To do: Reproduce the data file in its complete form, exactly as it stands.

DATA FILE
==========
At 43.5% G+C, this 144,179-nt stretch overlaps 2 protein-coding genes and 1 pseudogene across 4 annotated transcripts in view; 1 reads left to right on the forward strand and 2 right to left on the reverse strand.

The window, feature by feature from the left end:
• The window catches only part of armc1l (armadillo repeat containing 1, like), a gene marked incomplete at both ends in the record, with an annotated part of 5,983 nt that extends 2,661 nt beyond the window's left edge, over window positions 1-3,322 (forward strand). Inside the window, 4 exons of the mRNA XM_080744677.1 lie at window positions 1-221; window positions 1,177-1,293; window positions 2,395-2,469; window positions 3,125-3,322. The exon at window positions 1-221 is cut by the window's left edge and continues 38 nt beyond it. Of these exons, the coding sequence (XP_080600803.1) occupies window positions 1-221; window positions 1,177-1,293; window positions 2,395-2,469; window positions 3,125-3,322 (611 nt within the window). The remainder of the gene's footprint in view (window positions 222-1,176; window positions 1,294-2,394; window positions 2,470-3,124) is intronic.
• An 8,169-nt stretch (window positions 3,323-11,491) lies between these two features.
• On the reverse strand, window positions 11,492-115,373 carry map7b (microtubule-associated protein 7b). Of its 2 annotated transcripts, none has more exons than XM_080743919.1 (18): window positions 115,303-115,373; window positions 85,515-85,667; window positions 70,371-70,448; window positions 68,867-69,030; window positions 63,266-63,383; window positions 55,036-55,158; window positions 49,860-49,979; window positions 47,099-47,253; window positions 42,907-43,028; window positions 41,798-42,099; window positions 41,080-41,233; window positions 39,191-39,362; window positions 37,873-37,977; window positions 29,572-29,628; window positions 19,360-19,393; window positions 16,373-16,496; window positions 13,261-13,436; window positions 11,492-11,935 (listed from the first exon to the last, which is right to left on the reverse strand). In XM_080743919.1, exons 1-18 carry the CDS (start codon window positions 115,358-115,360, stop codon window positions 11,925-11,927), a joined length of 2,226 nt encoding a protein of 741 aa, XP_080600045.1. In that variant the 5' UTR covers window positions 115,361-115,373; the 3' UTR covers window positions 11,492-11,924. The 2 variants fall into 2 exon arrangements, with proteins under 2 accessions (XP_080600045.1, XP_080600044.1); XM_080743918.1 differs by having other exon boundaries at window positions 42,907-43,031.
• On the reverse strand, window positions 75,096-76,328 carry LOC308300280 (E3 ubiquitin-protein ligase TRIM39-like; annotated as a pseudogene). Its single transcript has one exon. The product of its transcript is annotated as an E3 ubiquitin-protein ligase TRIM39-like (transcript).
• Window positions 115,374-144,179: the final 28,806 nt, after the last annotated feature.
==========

At 43.5% G+C, this 144,179-nt stretch overlaps 2 protein-coding genes and 1 pseudogene across 4 annotated transcripts in view; 1 reads left to right on the forward strand and 2 right to left on the reverse strand.

The window, feature by feature from the left end:
• The window catches only part of armc1l (armadillo repeat containing 1, like), a gene marked incomplete at both ends in the record, with an annotated part of 5,983 nt that extends 2,661 nt beyond the window's left edge, over window positions 1-3,322 (forward strand). Inside the window, 4 exons of the mRNA XM_080744677.1 lie at window positions 1-221; window positions 1,177-1,293; window positions 2,395-2,469; window positions 3,125-3,322. The exon at window positions 1-221 is cut by the window's left edge and continues 38 nt beyond it. Of these exons, the coding sequence (XP_080600803.1) occupies window positions 1-221; window positions 1,177-1,293; window positions 2,395-2,469; window positions 3,125-3,322 (611 nt within the window). The remainder of the gene's footprint in view (window positions 222-1,176; window positions 1,294-2,394; window positions 2,470-3,124) is intronic.
• An 8,169-nt stretch (window positions 3,323-11,491) lies between these two features.
• On the reverse strand, window positions 11,492-115,373 carry map7b (microtubule-associated protein 7b). Of its 2 annotated transcripts, none has more exons than XM_080743919.1 (18): window positions 115,303-115,373; window positions 85,515-85,667; window positions 70,371-70,448; window positions 68,867-69,030; window positions 63,266-63,383; window positions 55,036-55,158; window positions 49,860-49,979; window positions 47,099-47,253; window positions 42,907-43,028; window positions 41,798-42,099; window positions 41,080-41,233; window positions 39,191-39,362; window positions 37,873-37,977; window positions 29,572-29,628; window positions 19,360-19,393; window positions 16,373-16,496; window positions 13,261-13,436; window positions 11,492-11,935 (listed from the first exon to the last, which is right to left on the reverse strand). In XM_080743919.1, exons 1-18 carry the CDS (start codon window positions 115,358-115,360, stop codon window positions 11,925-11,927), a joined length of 2,226 nt encoding a protein of 741 aa, XP_080600045.1. In that variant the 5' UTR covers window positions 115,361-115,373; the 3' UTR covers window positions 11,492-11,924. The 2 variants fall into 2 exon arrangements, with proteins under 2 accessions (XP_080600045.1, XP_080600044.1); XM_080743918.1 differs by having other exon boundaries at window positions 42,907-43,031.
• On the reverse strand, window positions 75,096-76,328 carry LOC308300280 (E3 ubiquitin-protein ligase TRIM39-like; annotated as a pseudogene). Its single transcript has one exon. The product of its transcript is annotated as an E3 ubiquitin-protein ligase TRIM39-like (transcript).
• Window positions 115,374-144,179: the final 28,806 nt, after the last annotated feature.